But the result is that employees continue to make the same mistakes, unaware that there’s a problem. They never learn, the issues continue, and efficiency drops because other people are picking up the slack when they shouldn’t be.
And it’s even more counterproductive because the employee likely wants to get that constructive feedback.
It’s a cliché, but think of feedback as a gift. Once you start to reframe the process as something positive for everyone involved — even when the feedback itself as negative — it begins to feel like less of a chore.
Give action-based feedback
Part of the problem with giving feedback is the concern that what you say will come across as a personal attack. But as Leo Widrich, co-founder and COO at Buffer explains, feedback isn’t about the person themselves; rather, it’s about their behavior and actions.
That’s why the language used to deliver feedback is so important. Make sure that what you say always links back to actions and facts, not morals or personality traits.
For example, if you’re giving feedback about the recent quality of someone’s work, it’s not helpful to say, “That was sloppy.” Much more productive would be to break down what “sloppy” in this case means specifically and how to avoid it happening again next time.
Maybe what you mean is that the finished work was lacking in attention to detail, and the employee needs to be more careful at the proofing or testing stage next time. Or maybe “sloppy” means that they were lax in replying to a client and should be more diligent with their response times and admin. Whatever it means, spell it out in terms of actions, behaviors, and next steps going forward.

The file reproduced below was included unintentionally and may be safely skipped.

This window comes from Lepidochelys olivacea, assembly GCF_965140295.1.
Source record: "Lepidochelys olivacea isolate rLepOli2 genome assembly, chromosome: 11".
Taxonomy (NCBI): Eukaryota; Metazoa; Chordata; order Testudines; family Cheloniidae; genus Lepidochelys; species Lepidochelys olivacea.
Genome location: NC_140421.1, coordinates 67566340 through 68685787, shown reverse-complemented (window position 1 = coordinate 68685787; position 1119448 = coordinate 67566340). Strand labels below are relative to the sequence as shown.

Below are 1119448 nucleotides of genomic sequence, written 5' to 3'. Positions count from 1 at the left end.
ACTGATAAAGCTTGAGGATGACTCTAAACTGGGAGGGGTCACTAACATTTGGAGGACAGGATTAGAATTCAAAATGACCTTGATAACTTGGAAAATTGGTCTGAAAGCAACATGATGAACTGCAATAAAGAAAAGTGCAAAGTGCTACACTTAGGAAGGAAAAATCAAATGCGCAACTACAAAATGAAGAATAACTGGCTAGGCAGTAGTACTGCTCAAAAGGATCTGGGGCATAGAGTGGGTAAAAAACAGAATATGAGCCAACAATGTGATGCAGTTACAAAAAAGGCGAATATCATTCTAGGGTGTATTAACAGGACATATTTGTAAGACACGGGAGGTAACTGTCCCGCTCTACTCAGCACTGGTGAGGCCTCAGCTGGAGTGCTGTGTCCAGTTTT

Do the same for positive feedback, too. Counteract the idea that positive feedback is disingenuous or flimsy by linking it concretely to behaviors and actions that can be replicated. For example, instead of “You did a great job with that,” you could go one step further and say, “You did a great job with that — you worked really well under pressure and were really flexible in the face of shifting requirements.”
Not only does it make the employee feel good to be recognized for their actions, but it also reinforces the kind of behavior you want to see going forward.
Remember that nothing you say — negative or positive — is a reflection of the employee’s personality, morals, or values. You’re only assessing their performance at work.
Encourage feedback from peers, too
Feedback shouldn’t just come from the top down. Encourage everyone on the team to give feedback as appropriate. Not only does it normalize the process of giving and receiving feedback, which is better for everyone, but it can help employees get a clearer 360 on their own performance, as opposed to just getting feedback from a manager’s perspective.